Mental health bill considered for emergency responders

JONESBORO, AR (KAIT) - Arkansas legislators are considering  a bill that would allow emergency responders to receive workers' compensation for mental injury or illness.

Under Senate Bill 589, "emergency responders" are defined as "a compensated person or volunteer who responds to the scene of a disaster or an  emergency", such as police officers, firefighters, emergency management personnel,  emergency medical personnel and emergency service personnel.

The example Jonesboro Assistant Fire Chief Alan Dunn gives when talking about the mental trauma emergency responders face is a duplex fire on February 15, 2011, that claimed the lives of one adult and three children, ages five, four, and two.

"Not everybody is capable of handling those stresses," he said.  Sen. Jon Woods sponsored SB589.  To be eligible for compensation, emergency responders must have a diagnosis from a licensed psychiatrist or psychologist, and the diagnosis must be based on the most recent Diagnostic and Statistical Manual of Mental Disorders approved by the American Psychiatric Association.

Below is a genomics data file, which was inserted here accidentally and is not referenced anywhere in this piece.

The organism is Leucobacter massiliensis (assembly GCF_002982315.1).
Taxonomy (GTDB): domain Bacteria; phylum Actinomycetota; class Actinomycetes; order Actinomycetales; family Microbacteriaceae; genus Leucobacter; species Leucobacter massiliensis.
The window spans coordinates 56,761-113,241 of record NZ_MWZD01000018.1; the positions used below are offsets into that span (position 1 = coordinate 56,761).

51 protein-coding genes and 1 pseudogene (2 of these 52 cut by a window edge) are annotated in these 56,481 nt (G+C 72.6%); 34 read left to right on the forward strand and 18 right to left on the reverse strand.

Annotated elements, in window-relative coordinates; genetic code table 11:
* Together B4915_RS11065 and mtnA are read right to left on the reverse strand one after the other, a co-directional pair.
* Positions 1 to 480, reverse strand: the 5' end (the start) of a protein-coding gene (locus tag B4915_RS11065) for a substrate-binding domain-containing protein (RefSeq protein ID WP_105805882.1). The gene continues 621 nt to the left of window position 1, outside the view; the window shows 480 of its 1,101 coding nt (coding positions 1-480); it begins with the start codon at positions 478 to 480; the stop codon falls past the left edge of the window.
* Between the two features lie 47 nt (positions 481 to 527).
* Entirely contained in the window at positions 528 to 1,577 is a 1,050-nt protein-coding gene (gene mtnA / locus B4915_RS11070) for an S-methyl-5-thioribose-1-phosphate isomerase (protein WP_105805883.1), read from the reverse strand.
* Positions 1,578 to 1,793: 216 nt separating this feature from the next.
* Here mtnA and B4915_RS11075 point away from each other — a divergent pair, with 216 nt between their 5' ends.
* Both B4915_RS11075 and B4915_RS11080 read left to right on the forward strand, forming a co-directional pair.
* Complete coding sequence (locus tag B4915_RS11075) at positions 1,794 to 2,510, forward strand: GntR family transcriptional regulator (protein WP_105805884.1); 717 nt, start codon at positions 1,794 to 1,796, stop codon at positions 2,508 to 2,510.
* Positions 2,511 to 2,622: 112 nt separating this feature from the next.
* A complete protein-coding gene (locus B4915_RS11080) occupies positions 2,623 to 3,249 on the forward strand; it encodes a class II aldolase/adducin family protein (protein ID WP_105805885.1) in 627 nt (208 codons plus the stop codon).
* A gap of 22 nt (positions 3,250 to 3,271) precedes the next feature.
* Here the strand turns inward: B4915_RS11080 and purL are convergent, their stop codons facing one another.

Limited professional counseling is available to Jonesboro firefighters through their insurance coverage from the City of Jonesboro.

"Through St. Bernard's we have a program set up to where if somebody needs to talk to a counselor, they can go and talk to a counselor," Assistant Chief Dunn said. "We get six free visits."

A chaplain is also available for counseling. "He's very good. He deals with critical instance stress debriefing."

The bill limits the claim to 52 weeks of disability benefits.  If the emergency responder dies as a result of mental injury within one year "from the time compensation was last paid or two (2) years from the date of injury, whichever is longer, compensation shall be paid to the dependents" of the responder.

The bill has advanced from Committee to the Senate. A vote on the bill has not been scheduled.

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